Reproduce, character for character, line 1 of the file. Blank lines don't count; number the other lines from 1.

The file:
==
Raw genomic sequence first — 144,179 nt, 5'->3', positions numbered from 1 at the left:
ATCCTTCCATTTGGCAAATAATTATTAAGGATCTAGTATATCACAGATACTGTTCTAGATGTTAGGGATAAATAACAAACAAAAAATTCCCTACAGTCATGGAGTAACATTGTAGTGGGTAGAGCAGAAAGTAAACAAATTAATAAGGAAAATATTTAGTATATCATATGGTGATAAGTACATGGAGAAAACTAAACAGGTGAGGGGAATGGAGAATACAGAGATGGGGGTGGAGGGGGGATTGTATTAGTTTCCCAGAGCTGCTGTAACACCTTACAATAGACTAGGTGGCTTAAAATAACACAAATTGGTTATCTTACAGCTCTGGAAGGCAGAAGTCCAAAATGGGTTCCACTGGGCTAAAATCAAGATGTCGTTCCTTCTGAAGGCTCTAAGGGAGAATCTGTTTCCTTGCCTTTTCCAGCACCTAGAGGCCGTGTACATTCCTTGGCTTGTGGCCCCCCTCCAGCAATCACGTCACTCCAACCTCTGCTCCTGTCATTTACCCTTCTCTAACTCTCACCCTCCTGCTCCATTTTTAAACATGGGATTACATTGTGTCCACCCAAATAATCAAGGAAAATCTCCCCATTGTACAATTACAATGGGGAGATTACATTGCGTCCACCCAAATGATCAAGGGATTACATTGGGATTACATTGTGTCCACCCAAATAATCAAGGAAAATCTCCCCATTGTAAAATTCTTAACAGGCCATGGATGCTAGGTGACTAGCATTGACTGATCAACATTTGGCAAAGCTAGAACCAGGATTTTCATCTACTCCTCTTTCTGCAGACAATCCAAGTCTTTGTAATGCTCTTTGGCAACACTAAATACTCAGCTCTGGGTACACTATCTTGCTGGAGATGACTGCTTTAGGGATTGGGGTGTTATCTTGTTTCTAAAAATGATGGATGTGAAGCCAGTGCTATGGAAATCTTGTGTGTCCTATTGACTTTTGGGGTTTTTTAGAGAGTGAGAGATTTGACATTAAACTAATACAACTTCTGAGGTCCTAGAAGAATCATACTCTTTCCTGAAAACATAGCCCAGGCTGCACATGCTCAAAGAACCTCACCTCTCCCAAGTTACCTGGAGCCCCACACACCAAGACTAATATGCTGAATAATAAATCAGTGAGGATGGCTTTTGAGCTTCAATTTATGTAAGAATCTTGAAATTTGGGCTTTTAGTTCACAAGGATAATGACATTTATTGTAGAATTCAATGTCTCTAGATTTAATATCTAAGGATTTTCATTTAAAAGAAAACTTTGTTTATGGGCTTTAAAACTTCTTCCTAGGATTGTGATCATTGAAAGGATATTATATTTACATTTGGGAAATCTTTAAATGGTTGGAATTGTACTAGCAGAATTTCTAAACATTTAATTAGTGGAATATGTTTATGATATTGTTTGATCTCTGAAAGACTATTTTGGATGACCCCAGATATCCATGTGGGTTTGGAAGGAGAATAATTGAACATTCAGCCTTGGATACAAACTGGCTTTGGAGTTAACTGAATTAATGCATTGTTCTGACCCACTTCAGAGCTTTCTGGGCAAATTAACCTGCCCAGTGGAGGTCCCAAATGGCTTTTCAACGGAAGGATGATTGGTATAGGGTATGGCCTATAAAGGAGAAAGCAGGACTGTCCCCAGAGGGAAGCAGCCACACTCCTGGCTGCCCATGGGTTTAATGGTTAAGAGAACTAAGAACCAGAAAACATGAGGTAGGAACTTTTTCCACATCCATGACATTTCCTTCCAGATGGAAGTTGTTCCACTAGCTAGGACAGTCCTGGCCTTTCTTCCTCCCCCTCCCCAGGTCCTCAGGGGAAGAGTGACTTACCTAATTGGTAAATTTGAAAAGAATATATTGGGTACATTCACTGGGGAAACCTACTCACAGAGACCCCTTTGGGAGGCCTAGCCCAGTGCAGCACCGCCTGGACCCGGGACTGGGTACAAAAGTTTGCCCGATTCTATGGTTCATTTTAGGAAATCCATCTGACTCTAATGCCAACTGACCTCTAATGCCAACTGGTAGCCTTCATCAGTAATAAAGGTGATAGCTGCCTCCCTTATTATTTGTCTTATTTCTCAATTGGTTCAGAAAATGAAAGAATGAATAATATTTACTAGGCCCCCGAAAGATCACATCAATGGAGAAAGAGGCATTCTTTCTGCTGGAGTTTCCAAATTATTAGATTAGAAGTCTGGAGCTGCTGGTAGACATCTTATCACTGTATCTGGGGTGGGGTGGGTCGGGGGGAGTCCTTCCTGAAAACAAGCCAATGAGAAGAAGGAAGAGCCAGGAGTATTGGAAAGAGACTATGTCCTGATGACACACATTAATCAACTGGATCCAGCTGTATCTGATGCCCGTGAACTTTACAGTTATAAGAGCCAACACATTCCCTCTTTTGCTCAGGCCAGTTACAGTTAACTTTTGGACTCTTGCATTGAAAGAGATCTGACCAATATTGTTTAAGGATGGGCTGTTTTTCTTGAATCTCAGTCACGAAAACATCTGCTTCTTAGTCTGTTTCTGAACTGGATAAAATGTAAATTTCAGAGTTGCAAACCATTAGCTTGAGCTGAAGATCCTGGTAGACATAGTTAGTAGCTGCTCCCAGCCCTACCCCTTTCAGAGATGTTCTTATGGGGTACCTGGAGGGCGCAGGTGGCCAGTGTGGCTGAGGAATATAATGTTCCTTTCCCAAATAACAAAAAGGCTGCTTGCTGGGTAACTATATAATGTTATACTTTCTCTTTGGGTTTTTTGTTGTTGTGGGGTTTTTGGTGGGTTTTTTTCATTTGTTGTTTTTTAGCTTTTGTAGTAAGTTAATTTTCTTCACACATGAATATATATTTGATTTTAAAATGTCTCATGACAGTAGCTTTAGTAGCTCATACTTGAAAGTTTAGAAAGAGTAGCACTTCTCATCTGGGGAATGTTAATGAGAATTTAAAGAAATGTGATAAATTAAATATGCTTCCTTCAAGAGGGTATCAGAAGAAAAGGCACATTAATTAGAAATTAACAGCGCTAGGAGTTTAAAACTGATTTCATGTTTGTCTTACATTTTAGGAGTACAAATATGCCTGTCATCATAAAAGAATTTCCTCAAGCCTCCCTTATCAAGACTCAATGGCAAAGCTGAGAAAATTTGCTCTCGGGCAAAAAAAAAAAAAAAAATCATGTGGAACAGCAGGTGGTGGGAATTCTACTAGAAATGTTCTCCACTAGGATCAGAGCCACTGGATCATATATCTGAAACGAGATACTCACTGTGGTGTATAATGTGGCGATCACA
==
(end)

Raw genomic sequence first — 144,179 nt, 5'->3', positions numbered from 1 at the left: